Wyeth's Noble Savage

Humanities, September/October 2007 | Go to article overview

Wyeth's Noble Savage


The Last of the Mohicans, an American adventure tale by James Fenimore Cooper, became an instant best seller when it was published in 1826. Its popularity continued, and by 1919, when N. C Wyeth illustrated a new deluxe edition of the book, Cooper's story had become a fixture in American boyhood. It has since fallen out of fashion, but its importance to American literature is firmly established; the protagonist, Natty Bumppo (called Hawkeye), a white scout raised by American Indians, is the first of many enterprising pioneer heroes to overcome the perils of the frontier. Even though The Last of the Mohicans had been illustrated before, Wyeth's pictures, like George Catlin's paintings in the previous century, helped create an enduring image of the American Indian as a "noble savage."

Wyeth 's teacher Howard PyLe had taught him to work only from experience. To prepare for The Last of the Mohicans, Wyeth made two trips to the Lake George region of New York, where the novel is set. He tramped through the woods and cooked over an open fire to gain an understanding of the wilderness and to allow the features of the landscape to impress themselves on his mind. Inspired by the crystal-clear summer of the Adirondacks, Wyeth bathed his pictures in sky-blue tones that lend an air of tranquility to a violent and tragic story.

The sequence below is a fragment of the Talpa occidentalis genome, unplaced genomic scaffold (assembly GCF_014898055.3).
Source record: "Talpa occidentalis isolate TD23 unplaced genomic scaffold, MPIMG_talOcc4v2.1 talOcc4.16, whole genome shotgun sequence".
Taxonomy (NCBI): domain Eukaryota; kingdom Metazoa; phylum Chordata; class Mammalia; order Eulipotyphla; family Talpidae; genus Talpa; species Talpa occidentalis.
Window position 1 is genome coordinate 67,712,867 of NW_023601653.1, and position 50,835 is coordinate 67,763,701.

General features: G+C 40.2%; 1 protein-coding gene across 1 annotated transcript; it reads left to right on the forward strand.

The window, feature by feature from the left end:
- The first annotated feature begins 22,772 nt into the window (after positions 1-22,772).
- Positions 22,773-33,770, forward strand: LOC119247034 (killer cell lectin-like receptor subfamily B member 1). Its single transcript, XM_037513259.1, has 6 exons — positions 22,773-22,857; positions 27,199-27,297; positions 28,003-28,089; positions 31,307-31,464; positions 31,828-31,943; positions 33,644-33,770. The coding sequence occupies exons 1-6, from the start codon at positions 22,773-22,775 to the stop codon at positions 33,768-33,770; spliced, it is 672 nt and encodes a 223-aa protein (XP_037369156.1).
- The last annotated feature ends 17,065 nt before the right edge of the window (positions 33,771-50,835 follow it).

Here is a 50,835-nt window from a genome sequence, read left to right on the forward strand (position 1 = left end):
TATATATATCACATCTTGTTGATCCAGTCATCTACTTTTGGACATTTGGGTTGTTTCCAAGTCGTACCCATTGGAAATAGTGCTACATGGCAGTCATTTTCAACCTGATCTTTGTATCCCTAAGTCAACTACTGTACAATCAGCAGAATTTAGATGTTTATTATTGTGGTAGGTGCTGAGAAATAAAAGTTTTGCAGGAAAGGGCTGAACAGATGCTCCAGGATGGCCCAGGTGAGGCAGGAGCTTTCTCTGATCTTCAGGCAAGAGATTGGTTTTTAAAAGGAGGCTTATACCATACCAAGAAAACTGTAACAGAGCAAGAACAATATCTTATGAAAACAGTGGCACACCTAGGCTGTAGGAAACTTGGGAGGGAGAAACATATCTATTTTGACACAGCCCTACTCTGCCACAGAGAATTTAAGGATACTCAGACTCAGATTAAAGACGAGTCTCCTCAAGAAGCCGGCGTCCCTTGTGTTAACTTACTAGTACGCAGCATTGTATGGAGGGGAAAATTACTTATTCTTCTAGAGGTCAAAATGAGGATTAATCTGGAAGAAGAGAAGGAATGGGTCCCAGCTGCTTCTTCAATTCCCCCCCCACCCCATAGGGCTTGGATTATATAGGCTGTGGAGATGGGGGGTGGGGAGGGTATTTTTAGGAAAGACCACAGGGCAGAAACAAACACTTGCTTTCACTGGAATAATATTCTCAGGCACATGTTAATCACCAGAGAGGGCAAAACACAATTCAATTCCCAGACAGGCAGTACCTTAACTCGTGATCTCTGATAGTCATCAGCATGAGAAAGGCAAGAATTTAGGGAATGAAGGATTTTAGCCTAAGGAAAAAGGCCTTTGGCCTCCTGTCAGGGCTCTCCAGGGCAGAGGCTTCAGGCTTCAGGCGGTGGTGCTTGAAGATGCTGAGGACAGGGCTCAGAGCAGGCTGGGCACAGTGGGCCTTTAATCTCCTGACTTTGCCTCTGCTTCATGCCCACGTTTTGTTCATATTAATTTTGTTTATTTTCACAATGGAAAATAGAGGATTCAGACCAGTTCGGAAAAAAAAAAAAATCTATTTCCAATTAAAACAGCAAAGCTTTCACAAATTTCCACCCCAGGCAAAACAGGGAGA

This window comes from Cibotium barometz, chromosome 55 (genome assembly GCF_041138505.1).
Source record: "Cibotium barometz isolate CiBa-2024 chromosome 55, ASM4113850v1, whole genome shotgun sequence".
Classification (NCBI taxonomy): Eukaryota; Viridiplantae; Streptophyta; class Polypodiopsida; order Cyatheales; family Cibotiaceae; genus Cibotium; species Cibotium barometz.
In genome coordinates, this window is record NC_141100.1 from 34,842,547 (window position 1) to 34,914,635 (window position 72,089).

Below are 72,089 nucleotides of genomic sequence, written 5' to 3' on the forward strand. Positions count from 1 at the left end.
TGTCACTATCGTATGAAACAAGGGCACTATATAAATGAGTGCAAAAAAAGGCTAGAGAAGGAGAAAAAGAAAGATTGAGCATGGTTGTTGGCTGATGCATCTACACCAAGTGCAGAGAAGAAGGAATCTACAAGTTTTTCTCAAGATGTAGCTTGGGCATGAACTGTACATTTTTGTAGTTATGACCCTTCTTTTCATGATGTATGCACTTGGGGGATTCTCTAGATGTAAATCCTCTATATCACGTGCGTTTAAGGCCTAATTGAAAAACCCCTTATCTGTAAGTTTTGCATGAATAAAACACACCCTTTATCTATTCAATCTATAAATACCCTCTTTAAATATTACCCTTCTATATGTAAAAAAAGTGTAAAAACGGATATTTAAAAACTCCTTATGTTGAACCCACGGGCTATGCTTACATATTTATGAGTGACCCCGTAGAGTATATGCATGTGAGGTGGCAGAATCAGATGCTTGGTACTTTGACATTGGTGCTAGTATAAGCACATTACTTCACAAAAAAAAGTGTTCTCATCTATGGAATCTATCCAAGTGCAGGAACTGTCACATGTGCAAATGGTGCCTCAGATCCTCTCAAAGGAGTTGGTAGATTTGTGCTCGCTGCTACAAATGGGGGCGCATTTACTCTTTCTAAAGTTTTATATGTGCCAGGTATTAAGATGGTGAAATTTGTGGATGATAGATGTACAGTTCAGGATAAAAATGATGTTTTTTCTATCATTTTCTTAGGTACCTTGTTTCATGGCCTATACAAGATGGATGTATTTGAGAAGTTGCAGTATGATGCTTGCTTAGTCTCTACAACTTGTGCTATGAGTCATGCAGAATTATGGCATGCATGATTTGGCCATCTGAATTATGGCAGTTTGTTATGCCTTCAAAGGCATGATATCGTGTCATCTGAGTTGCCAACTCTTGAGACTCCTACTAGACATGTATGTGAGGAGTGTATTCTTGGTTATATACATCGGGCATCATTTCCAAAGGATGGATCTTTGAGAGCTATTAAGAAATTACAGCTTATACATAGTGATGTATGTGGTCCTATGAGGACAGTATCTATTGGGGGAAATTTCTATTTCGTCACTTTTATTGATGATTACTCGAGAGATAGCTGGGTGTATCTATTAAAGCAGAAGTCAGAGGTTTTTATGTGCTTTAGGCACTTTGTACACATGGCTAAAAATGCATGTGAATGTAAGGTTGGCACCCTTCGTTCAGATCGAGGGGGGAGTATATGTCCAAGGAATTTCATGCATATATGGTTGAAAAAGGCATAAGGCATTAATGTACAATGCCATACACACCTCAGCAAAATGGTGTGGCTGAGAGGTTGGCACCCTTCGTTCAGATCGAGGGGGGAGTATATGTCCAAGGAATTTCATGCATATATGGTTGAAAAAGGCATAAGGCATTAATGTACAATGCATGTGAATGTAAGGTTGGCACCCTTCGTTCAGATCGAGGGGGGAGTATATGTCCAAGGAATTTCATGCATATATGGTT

It was not possible for Wyeth to make the same careful study of the American Indians who figured in the novel. Cooper himself confessed that when he wrote The Last of the Mohicans, he had never spent time among American Indians, and that most of what he knew of their lives and customs had been gleaned from books or from stories passed down from his father, The novel takes place in 1 757, during the French and Indian War, when the British and French fought over land that had long been home to Eastern Woodlands tribes. Wyeth was yet another generation removed from those historical events, and, like most Americans of his time, he possessed only the vaguest understanding of the original American peoples.

Although rooted in history, The Last of the Mohicans was Cooper's invention. To criticism that the characters were unrealistic, Cooper replied that the novel was intended only to evoke the past. …

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